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Lesson Transcript

Hello and welcome to Russian Survival Phrases. This course is designed to equip you with the language skills and knowledge to enable you to get the most out of your visit to Russia. So join us for Russian Survival phrases. You will be surprised at how far a little Russian will go.
In today's lesson, we'll introduce you to a phrase that will provide you with the tools to learn from the people around you.
Now, a dictionary is a great idea, but don't forget that you can use your Russian to learn in a more fun and interactive way.
In Russian, “I'm American” is “Ya amerikanets”. Ya amerikanets. Let`s break it down by syllable: Ya a-me-ri-ka-nets. Now, let`s hear it once again: Ya amerikanets.
The first word “ya” means “I”. Let`s break down this word and hear it one more time: ya and ya.
This is followed by “amerikanets”, which in English is “American”: amerikanets, a-me-ri-ka-nets and amerikanets.
So, to recap here, we have “Ya amerikanets”, which literally means “I'm American”.
Now, let's try a different nationality. Let's try to say “I'm French”. In Russian, “I'm French” is “Ya frantsus” for a man, and “Ya frantsuzhenka” for woman. Let's try “I'm Spanish”, which in Russian is “Ya ispanets” for men and “Ya ispanka” for women. As to a Japanese, in Russian it is “Ya yaponets” for men and “Ya yaponka” for women.
In Russian, “My name is Jennifer” is “Menya zavut Dzhenifer”. Menya zavut Dzhenifer. Let`s break it down by syllable: Me-nya za-vut Dzhe-ni-fer. Now, let`s hear it once again: Menya zavut Dzhenifer.
The first word “menya” means “I”. Let`s break down this word and hear it one more time: me-nya and menya. This is followed by “zavut”, which in English is “called”: zavut, za-vut and zavut. So, to recap here we have “Menya zavut”. Literally this means: “I am called”.
In the end you just use your name. In our example it was “Jennifer”. Foreign names can look unusual when translated into Russian. But in case of a name, it's fine to pronounce it as it is. So altogether we have “Menya zavut Dzhenifer”. Literally this means “My name is Jennifer”.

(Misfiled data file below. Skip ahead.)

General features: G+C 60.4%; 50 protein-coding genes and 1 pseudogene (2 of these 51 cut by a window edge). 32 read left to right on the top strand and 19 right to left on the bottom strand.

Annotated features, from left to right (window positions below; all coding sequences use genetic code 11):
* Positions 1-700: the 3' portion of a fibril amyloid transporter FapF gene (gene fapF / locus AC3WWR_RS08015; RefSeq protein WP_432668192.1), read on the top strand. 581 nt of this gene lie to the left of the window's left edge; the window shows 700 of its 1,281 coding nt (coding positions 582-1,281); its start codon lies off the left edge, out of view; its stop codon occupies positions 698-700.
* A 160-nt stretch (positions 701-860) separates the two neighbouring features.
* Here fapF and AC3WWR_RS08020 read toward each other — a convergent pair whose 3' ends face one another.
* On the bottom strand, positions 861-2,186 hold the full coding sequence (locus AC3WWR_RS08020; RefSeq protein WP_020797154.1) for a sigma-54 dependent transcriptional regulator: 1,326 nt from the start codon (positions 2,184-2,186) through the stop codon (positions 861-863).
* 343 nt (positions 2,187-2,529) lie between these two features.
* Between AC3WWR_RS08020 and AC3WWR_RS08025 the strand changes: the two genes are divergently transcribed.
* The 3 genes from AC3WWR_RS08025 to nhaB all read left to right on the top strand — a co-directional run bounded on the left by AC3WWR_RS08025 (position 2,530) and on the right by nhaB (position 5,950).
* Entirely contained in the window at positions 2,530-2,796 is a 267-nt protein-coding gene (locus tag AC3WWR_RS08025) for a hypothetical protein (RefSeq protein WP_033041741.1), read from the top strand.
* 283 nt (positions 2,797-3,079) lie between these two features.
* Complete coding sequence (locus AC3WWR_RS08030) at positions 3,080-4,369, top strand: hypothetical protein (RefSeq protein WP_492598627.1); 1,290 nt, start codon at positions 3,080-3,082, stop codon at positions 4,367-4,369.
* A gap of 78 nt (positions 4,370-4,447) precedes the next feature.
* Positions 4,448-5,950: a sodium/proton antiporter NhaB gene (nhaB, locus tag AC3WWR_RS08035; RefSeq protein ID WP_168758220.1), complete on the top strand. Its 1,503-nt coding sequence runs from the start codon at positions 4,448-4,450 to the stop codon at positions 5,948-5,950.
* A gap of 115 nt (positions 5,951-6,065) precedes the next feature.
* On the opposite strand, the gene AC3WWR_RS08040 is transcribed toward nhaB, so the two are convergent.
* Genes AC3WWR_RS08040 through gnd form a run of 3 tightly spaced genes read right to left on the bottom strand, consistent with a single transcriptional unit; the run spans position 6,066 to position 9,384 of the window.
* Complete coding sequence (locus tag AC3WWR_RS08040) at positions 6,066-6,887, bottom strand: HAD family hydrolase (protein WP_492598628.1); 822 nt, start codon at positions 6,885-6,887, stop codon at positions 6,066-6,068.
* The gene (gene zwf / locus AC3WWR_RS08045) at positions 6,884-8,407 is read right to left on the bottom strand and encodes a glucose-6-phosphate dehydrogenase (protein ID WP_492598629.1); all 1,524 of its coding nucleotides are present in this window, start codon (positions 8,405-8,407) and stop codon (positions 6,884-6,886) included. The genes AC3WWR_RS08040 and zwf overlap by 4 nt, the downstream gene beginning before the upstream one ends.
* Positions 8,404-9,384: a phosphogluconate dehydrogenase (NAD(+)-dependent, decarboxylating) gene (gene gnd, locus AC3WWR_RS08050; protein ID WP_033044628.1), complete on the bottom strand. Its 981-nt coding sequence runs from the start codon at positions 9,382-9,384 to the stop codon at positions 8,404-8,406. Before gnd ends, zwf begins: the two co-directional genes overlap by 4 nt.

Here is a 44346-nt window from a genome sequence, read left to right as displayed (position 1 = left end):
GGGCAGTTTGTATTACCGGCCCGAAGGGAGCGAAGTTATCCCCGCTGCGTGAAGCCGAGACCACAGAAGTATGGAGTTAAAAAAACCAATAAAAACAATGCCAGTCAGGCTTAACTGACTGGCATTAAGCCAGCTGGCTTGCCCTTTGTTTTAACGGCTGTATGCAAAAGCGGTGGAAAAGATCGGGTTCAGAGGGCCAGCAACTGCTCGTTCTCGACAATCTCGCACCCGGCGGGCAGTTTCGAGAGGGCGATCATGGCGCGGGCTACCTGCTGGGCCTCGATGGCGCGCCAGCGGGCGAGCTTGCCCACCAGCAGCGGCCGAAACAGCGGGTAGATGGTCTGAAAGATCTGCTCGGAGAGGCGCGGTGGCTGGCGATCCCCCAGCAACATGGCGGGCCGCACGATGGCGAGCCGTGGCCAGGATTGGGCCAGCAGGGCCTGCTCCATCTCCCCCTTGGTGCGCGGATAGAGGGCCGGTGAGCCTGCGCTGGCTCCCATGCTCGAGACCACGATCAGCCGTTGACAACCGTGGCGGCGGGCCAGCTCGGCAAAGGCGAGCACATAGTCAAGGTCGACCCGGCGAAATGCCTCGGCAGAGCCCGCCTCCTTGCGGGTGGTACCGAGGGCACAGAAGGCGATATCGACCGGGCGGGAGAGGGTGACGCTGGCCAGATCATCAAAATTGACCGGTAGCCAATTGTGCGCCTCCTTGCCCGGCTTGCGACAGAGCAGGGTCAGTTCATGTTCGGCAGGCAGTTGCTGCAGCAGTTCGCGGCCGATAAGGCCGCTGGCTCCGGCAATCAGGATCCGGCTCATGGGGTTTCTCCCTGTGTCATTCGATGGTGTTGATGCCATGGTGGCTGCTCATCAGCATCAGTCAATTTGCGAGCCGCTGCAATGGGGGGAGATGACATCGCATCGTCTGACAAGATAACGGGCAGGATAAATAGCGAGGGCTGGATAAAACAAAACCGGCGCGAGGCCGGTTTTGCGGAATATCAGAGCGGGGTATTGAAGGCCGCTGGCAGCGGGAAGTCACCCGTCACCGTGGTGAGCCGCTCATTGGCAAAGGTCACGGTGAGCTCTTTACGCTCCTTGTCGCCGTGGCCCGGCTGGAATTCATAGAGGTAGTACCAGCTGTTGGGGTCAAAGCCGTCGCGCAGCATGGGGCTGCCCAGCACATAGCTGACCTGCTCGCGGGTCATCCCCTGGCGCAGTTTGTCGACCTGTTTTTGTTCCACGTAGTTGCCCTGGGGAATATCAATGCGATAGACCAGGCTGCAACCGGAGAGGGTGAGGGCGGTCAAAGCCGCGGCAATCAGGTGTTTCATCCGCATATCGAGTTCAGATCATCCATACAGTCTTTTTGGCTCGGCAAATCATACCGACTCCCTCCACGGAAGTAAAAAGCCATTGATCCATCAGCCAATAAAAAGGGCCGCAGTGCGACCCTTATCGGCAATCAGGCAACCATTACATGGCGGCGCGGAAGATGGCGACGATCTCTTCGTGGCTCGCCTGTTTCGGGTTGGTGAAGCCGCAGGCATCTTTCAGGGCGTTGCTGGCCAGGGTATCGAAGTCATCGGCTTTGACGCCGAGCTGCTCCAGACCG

In lesson 52 we learned expressions for first encounters. Today we can create an example of the introduction. “How do you do, my name is Alex, I'm Russian, nice to meet you”, which in Russian is: “Zdrastvuite, menya zavut Aleks, ya russkiy, priyatna s vami paznakomitsa”. All you need to change is the name and nationality.You can amaze Russians with your knowledge of Russian.
We should mention that there's one more way to disclose your origin. This is “Ya priekhal iz Ameriki”, which in English literally means “I came from America”. If you are interested in the precise place of origin of someone, then you ask: “A vy is kakoy chasti Rasii?”, which is “What part of Russia are you from?”.
Russia is big and person's origin can explain his character or even his life. The same question could be asked from you if you are from America, or generalize or permanent location as European Union.
To close out today`s lesson we'd like for you to practice what we`d just learnt. I will provide you with the English equivalent of the phrase and you are responsible for saying it aloud. You'll have a few seconds before I`ll give you the answer. Udachi! That means “good luck”! Ok, here we go!
I'm American……..Ya amerikanets
I'm American (for women)....Ya amerikanka
I'm Spanish……..Ya ispanets
I'm Spanish (for women)...........Ya ispanka
I'm French………..Ya frantsus
I'm French (for women)...........Ya frantsuzhenka
I'm Japanese……..Ya yaponets
I'm Japanese (for women)........Ya yaponka
My name is Jennifer……...Menya zavut Dzhenifer
Alright, that's going to do for today. See you tomorrow, which in Russian is da zaftra!